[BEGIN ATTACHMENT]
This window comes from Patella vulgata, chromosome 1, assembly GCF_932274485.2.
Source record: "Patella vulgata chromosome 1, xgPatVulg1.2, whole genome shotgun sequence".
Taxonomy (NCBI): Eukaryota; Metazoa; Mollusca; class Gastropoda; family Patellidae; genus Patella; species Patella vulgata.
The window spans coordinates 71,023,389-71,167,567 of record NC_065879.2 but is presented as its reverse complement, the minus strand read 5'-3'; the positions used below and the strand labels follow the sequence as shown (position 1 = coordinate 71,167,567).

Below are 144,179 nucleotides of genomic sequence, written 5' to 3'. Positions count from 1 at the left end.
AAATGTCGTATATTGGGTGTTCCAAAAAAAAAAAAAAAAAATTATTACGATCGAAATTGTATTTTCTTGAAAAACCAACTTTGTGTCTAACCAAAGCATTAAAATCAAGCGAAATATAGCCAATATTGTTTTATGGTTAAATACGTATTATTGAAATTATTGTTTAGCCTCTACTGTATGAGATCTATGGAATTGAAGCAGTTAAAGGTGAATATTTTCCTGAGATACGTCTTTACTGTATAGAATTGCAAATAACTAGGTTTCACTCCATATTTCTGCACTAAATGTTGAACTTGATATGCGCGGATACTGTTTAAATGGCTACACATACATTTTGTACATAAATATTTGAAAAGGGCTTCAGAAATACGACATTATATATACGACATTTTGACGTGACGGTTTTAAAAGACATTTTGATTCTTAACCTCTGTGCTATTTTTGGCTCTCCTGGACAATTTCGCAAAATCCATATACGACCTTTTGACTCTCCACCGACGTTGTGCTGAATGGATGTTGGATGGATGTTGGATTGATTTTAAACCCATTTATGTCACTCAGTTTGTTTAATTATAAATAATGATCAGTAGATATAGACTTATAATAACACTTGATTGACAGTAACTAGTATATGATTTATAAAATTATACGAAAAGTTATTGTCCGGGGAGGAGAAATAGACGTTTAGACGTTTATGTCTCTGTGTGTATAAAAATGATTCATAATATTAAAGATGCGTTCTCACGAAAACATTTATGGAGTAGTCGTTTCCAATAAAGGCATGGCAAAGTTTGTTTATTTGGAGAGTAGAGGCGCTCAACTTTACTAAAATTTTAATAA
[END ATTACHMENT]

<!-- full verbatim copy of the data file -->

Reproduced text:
This window comes from Patella vulgata, chromosome 1, assembly GCF_932274485.2.
Source record: "Patella vulgata chromosome 1, xgPatVulg1.2, whole genome shotgun sequence".
Taxonomy (NCBI): Eukaryota; Metazoa; Mollusca; class Gastropoda; family Patellidae; genus Patella; species Patella vulgata.
The window spans coordinates 71,023,389-71,167,567 of record NC_065879.2 but is presented as its reverse complement, the minus strand read 5'-3'; the positions used below and the strand labels follow the sequence as shown (position 1 = coordinate 71,167,567).

Below are 144,179 nucleotides of genomic sequence, written 5' to 3'. Positions count from 1 at the left end.
AAATGTCGTATATTGGGTGTTCCAAAAAAAAAAAAAAAAAATTATTACGATCGAAATTGTATTTTCTTGAAAAACCAACTTTGTGTCTAACCAAAGCATTAAAATCAAGCGAAATATAGCCAATATTGTTTTATGGTTAAATACGTATTATTGAAATTATTGTTTAGCCTCTACTGTATGAGATCTATGGAATTGAAGCAGTTAAAGGTGAATATTTTCCTGAGATACGTCTTTACTGTATAGAATTGCAAATAACTAGGTTTCACTCCATATTTCTGCACTAAATGTTGAACTTGATATGCGCGGATACTGTTTAAATGGCTACACATACATTTTGTACATAAATATTTGAAAAGGGCTTCAGAAATACGACATTATATATACGACATTTTGACGTGACGGTTTTAAAAGACATTTTGATTCTTAACCTCTGTGCTATTTTTGGCTCTCCTGGACAATTTCGCAAAATCCATATACGACCTTTTGACTCTCCACCGACGTTGTGCTGAATGGATGTTGGATGGATGTTGGATTGATTTTAAACCCATTTATGTCACTCAGTTTGTTTAATTATAAATAATGATCAGTAGATATAGACTTATAATAACACTTGATTGACAGTAACTAGTATATGATTTATAAAATTATACGAAAAGTTATTGTCCGGGGAGGAGAAATAGACGTTTAGACGTTTATGTCTCTGTGTGTATAAAAATGATTCATAATATTAAAGATGCGTTCTCACGAAAACATTTATGGAGTAGTCGTTTCCAATAAAGGCATGGCAAAGTTTGTTTATTTGGAGAGTAGAGGCGCTCAACTTTACTAAAATTTTAATAA